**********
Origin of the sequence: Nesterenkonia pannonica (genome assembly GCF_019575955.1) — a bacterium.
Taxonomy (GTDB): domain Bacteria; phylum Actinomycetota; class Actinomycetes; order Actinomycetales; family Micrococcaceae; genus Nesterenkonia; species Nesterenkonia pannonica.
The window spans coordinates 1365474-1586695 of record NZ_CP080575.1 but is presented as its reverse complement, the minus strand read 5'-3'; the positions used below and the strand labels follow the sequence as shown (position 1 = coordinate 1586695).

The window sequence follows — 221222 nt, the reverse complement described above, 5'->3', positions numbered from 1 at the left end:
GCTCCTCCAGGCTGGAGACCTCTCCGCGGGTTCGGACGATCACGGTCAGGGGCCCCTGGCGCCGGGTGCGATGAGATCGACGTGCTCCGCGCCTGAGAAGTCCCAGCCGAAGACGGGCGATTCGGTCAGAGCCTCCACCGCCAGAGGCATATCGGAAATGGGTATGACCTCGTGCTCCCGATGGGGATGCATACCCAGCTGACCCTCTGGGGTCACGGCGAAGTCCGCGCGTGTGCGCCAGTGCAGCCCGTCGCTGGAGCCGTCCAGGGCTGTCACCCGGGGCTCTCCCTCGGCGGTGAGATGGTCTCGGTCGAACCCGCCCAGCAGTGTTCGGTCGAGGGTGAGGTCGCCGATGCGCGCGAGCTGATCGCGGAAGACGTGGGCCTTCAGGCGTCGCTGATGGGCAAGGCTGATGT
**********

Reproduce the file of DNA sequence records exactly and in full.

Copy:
Origin of the sequence: Nesterenkonia pannonica (genome assembly GCF_019575955.1) — a bacterium.
Taxonomy (GTDB): domain Bacteria; phylum Actinomycetota; class Actinomycetes; order Actinomycetales; family Micrococcaceae; genus Nesterenkonia; species Nesterenkonia pannonica.
The window spans coordinates 1365474-1586695 of record NZ_CP080575.1 but is presented as its reverse complement, the minus strand read 5'-3'; the positions used below and the strand labels follow the sequence as shown (position 1 = coordinate 1586695).

The window sequence follows — 221222 nt, the reverse complement described above, 5'->3', positions numbered from 1 at the left end:
GCTCCTCCAGGCTGGAGACCTCTCCGCGGGTTCGGACGATCACGGTCAGGGGCCCCTGGCGCCGGGTGCGATGAGATCGACGTGCTCCGCGCCTGAGAAGTCCCAGCCGAAGACGGGCGATTCGGTCAGAGCCTCCACCGCCAGAGGCATATCGGAAATGGGTATGACCTCGTGCTCCCGATGGGGATGCATACCCAGCTGACCCTCTGGGGTCACGGCGAAGTCCGCGCGTGTGCGCCAGTGCAGCCCGTCGCTGGAGCCGTCCAGGGCTGTCACCCGGGGCTCTCCCTCGGCGGTGAGATGGTCTCGGTCGAACCCGCCCAGCAGTGTTCGGTCGAGGGTGAGGTCGCCGATGCGCGCGAGCTGATCGCGGAAGACGTGGGCCTTCAGGCGTCGCTGATGGGCAAGGCTGATGT